MICHAEL TIDBALL: Can I indicate that the report in many ways dovetails and speaks to a number of observations that, in my short tenure, have been a focus—and should be. There will be some work to be done. The recommendations are being worked through. I have been briefed by Ms Robinson, and certainly anticipate talking with her about her view of implementation. In terms of the areas of particular priority that are the focus, which are very real: Firstly, increasing access for children to trauma-informed care. That is a theme writ large in out-of-home care, sadly, but it is very real. Secondly, focus on evidence-based programs that prevent children entering out-of-home care. Thirdly, and importantly, ensuring that children entering out-of-home care are aware of their rights.Clearly, some of the initiatives proposed in the report will require an allocation of resources. Say, for example, for there to be reach-out 24/7, there needs to be a place for young people to reach out and for there to be a departmental liaison point. That is one of the issues that Ms Czech and I have been talking about. But the report is being comprehensively considered and it does, in many aspects, dovetail with initiatives that we are considering for our out-of-home care system.

Ms ABIGAIL BOYD: One of the strong recommendations that comes through the report is basically in relation to how young people just aren't listened to. Again, coming back to the issues we were talking about in the previous set of questioning, when we were talking about these family law issues—whether it is the tragic case of the Edwards children, or any number of other cases, children have told lawyers, they have told a number of people, that they feel that they are at risk and their wishes aren't respected. One of the recommendations in the report is for DCJ to work more collaboratively with the courts and with Legal Aid NSW to ensure that the views of children and young people are recorded in their own words. What's your view on that recommendation, and do you have any strategies to address that?

The Hon. NATASHA MACLAREN-JONES: I think there's a couple of things touched on: the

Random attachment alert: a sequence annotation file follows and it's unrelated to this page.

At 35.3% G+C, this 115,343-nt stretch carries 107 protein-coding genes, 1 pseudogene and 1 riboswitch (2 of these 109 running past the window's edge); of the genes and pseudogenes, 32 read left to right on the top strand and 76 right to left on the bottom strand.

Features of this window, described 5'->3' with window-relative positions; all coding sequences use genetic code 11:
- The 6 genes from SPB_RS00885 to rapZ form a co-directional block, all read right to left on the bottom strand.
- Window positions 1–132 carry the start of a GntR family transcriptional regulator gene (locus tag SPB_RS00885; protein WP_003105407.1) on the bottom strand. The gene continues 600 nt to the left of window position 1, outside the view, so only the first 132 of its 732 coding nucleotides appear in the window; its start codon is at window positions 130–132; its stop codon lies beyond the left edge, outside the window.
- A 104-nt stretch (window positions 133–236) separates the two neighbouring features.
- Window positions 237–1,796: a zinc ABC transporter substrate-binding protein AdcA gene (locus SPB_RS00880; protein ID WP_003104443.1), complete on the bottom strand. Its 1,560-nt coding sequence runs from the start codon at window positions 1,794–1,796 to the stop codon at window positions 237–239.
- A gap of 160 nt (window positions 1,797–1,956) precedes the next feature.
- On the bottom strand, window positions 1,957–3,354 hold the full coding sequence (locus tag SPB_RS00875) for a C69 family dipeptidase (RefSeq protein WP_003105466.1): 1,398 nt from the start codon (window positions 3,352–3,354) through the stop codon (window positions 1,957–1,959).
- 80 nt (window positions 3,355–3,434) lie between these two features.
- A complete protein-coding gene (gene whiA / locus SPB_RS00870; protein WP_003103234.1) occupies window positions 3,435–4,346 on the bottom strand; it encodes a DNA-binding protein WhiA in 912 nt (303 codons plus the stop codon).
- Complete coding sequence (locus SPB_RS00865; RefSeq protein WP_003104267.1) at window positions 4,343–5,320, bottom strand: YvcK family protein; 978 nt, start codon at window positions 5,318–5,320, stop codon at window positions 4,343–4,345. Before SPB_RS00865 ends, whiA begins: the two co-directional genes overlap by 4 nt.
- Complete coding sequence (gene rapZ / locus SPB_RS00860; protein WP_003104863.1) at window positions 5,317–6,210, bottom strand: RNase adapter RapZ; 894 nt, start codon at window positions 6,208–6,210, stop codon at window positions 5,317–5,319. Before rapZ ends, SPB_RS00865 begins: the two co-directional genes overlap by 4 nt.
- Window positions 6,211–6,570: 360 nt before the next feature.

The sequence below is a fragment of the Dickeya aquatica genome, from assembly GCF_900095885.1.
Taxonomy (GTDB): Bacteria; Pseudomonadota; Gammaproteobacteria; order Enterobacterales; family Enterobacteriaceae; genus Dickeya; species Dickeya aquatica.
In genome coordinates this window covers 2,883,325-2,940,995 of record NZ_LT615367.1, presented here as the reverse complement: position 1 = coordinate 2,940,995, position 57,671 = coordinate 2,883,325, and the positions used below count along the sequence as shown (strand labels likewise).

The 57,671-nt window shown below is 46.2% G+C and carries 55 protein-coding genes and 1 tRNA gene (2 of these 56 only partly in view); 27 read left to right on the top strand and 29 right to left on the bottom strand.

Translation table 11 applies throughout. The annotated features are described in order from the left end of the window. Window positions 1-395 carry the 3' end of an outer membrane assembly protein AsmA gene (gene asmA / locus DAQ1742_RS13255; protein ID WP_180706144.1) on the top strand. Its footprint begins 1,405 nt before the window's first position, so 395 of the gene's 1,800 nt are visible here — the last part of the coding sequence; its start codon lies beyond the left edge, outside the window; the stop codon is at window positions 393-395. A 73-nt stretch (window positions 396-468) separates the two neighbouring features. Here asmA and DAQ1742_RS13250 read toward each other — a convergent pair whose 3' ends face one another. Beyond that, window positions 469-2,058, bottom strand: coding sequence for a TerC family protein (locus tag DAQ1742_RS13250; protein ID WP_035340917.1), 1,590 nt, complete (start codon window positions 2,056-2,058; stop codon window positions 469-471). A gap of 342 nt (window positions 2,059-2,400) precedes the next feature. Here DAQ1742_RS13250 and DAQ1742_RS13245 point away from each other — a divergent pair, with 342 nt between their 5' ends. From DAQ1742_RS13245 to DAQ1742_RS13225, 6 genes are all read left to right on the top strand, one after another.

importance of young people having their say and, most importantly, knowing their rights. But also knowing how to have your say. There is some work—and I'll allow the secretary to comment further about how that can be accommodated in the database systems that are currently in operation. But there's also some other recommendations and I think one was an app that they talked about. There are a number of different apps that are used internationally and across other jurisdictions. In relation to that, it is important to look at what is the best type of app. For those members of the Committee not aware of it, this is something that a child themselves can enter the information on their own phone or iPad, which then links back. But, again, that comes back to IT and technology. I'll ask the secretary to comment further.

Ms ABIGAIL BOYD: Just to be clear, that it is not just about allowing children to have their say but also to be listened to. That's the bit that's missing.

The Hon. NATASHA MACLAREN-JONES: Exactly.

MICHAEL TIDBALL: I think there are two aspects of voices being heard. The first is that which was adverted to in your earlier question about actual risk. That matter has been traversed this morning, and that is a matter for discussion in another place, with the courts. There is then, secondly—and bearing in mind that sadly many of our young people in out-of-home care have been severely traumatised. There are real challenges in how we empower them to feel and perceive that they have a voice. I don't want to waste the Committee's time, but that, to my mind, is a more challenging task that we have. Both are very real problems, but they are slightly different. They are both real and they both coexist.

Ms ABIGAIL BOYD: Again, it comes back to resourcing.

MICHAEL TIDBALL: Yes.

 

You can read the full transcript here.